Pop Quiz: When it comes to putting money down on a new house, you should:

  1. See if they’ll accept Monopoly money
  2. Put down as much as possible
  3. Put down as little as possible
  4. Pay in doughnuts

As much as Answer A would be nice, in most cases, you will put some sum of money down when buying a new house. But the amount will vary, and every situation is different. You’re probably wondering if you will have enough money to slap down to buy the house and then finance the rest. Many people think they must have a big chunk of change for a down payment in order to even buy a home. That’s simply not true.

There are pros and cons to putting money (any amount) down on a home. Some lenders and industry professionals have preached the “20% down” gospel to as many potential homebuyers who will listen. But times are different now – interest rates aren’t what they used to be and new loan programs can be had for far less than 20% down. Also, there are cases where that large of a down payment doesn’t benefit the buyer. Here are some pros and cons of large down payments:

PROS of Large Down Payments

The interest rate may be lower

A 20% down payment vs. a 3.5-5% down payment communicates to the lender that you are financially stable and is not a huge risk to default on your loan. Chances are, you manage your money well, are a disciplined saver, and have a good track record of paying off debt.

The more confident the lender is in your credit score and ability to pay the loan, the lower the mortgage interest rate they’ll be willing to give you. It’s a risk-reward thought process.

You may pay less for the home

Really? Yes, really. It’s simple math – the more money you put down, the less you will have to borrow. That means you won’t pay as much interest over the life of the loan.

If you can pay 20% of the cost of the new home at the start of the transaction, you’ll only pay interest on the remaining 80%. On the other hand, if you put down 5%, the additional 15% will be added to the loan and accrue interest over time. This will cost you more over the lifetime of the home loan because you are paying more in interest.

No Private Mortgage Insurance

Buyers putting down less than 20% must pay PMI, an insurance policy that protects the lender if you can’t pay your mortgage. It’s a monthly fee that gets rolled into your mortgage payment. It’s required for all conventional loans that have down payments of less than 20%.

If a buyer can afford to put 20% down right away, they do not have to pay PMI in their mortgage payment, which lowers their payment and gives them excellent home equity from the start.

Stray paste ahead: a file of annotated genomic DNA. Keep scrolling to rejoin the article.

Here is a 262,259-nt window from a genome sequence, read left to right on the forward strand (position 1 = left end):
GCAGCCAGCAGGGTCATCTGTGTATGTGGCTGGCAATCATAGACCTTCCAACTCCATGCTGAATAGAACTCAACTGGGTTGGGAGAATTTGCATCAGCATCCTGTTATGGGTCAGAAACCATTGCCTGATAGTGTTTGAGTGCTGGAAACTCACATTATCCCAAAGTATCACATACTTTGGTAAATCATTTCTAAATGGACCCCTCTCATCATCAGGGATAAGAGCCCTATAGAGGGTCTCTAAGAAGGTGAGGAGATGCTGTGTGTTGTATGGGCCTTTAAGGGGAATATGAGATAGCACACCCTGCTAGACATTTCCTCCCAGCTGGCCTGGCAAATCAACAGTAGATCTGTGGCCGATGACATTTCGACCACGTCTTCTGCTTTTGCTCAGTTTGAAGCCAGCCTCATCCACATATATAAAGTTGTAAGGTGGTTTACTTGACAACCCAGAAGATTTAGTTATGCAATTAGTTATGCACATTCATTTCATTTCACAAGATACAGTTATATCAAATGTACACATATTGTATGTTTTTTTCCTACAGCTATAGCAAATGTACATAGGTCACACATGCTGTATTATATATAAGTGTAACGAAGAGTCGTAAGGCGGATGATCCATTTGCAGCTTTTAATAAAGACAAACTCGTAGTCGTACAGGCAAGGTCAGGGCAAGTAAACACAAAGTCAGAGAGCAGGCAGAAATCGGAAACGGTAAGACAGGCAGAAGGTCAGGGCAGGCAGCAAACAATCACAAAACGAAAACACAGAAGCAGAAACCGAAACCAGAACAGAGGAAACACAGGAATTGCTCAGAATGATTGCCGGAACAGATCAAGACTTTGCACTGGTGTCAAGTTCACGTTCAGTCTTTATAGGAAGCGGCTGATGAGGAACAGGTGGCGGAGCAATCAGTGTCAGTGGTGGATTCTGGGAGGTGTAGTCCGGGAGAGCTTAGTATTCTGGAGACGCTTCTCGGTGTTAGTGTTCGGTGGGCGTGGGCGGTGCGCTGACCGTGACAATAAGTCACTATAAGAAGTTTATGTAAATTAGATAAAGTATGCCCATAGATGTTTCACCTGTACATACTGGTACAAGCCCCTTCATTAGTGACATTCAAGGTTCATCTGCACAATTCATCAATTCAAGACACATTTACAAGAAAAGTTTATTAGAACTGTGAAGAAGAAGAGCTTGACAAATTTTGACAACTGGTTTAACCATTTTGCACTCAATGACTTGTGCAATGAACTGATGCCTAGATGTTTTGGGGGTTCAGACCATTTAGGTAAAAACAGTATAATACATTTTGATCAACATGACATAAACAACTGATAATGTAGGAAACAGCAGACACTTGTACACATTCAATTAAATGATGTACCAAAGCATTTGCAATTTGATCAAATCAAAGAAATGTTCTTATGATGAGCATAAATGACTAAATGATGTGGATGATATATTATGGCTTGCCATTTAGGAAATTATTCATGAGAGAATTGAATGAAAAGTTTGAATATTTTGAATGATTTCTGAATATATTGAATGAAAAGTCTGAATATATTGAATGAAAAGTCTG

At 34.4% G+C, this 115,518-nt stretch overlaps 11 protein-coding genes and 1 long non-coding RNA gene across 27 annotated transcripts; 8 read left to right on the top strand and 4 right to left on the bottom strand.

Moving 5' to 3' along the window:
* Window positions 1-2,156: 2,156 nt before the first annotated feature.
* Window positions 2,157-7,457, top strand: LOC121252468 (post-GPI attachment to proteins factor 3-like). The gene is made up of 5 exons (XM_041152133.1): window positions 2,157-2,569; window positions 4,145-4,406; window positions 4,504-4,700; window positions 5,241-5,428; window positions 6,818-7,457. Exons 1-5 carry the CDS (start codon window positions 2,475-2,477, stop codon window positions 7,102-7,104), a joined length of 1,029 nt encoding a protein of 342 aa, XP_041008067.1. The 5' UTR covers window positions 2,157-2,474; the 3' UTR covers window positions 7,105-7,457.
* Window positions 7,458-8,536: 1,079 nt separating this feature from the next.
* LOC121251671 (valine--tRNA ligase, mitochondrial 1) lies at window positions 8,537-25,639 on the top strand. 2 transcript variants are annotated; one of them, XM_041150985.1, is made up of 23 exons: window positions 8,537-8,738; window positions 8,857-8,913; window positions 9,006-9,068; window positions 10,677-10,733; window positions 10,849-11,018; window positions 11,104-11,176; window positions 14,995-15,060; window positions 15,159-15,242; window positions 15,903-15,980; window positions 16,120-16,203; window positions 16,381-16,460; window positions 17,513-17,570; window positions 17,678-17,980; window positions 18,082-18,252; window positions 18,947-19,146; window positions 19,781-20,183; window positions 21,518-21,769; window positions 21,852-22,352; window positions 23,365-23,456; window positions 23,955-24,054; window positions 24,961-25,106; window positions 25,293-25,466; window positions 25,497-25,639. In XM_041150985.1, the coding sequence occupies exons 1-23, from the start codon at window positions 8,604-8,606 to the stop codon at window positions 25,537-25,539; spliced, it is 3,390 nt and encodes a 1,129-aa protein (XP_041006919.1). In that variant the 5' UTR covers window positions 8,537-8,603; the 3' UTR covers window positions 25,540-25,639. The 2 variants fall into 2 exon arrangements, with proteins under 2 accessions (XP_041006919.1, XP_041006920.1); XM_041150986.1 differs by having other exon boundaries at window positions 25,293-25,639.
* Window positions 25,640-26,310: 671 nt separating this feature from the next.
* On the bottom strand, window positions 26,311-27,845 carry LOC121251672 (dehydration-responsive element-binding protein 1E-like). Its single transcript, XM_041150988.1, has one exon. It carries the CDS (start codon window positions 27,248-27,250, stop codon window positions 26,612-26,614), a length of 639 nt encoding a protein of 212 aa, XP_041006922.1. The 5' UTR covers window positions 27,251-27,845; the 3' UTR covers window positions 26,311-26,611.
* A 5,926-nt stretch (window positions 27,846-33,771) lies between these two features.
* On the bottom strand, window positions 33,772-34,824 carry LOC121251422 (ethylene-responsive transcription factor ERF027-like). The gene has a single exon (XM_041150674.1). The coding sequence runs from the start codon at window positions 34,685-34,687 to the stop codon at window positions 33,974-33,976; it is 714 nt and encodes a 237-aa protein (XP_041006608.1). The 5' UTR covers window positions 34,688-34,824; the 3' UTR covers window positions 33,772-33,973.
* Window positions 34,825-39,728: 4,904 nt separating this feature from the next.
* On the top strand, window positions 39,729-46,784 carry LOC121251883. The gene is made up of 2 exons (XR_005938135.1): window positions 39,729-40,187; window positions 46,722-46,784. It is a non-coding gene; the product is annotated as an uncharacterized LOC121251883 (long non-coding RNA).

CONS of Large Down Payments

Delayed home buying

With so many other expenses competing for your money, it can take many years to save enough for a sizeable down payment. Not only does that delay plans of buying your dream home, but it means that you could spend years paying rent for an apartment or house you aren’t building equity in and won’t eventually own.

If you are waiting until you accumulate that big amount of money to start home shopping, you should understand that there are options that allow you to buy now – with little to no money down.

For example, FHA Mortgage Loans are insured by the Federal Housing Administration to protect FHA-approved lenders and minimize their risks. Buyers benefit from lower down payment requirements (typically around 3.5%), lower mortgage insurance premiums, better interest rates, and more liberal credit histories.

FHA 203k Home Renovation Loans simplify home renovations by allowing you to borrow money for both their home purchase and improvement and repair costs using only one loan. In addition, eligible buyers can qualify for a down payment as low as 3.5%. This provides you the best opportunity to build your dream home with minimal money down. Side piece of knowledge, watch this video here to learn how much cheaper mortgage money is than consumer debt.

Less money available for the unexpected

If you drain your life savings for a large home down payment, you’re snatching away your safety net in case an unexpected expense like the car dying, needing a new septic system, a flooded basement, or some other major problem.

Having an emergency fund is a good idea. You should consider holding some of your savings back for these situations while still taking part of that nest egg for a small down payment on their new home. That could create a win-win situation and eliminate some anxiety and stress.

Putting retirement on the back burner

You aren’t going to work forever. At some point, you are going to want to ride off into the sunset that is retirement. But to do that, you need to start socking away money in a retirement fund now. The problem is, if you invest a large amount for a big home down payment, there will be fewer funds for your 401K or IRA. You get the house now, but at the expense of mortgaging part of your future.

So when you consider the size of a down payment, make sure you give your future some thought – and you can always give us a call for a mortgage pre-approval strategy meeting to discuss your options. Saving for retirement is an essential aspect of your financial health, but it takes time, patience, and, well, strategy!

Large home down payments aren’t for everyone, nor should they be looked at as a hurdle to homeownership. Put your mind at ease by making sure you know all the options regarding financing your home purchase and how you could actually benefit from a lower down payment option. This will help save you money, time, and stress.

*Not all borrowers will qualify. Contact us for more information on fees and terms. Not intended as legal, financial, or investment advice. Contact your financial representative for more information.

Crew, K. (2021, February 26). What are the benefits of a 20% down payment? Retrieved March 05, 2021, from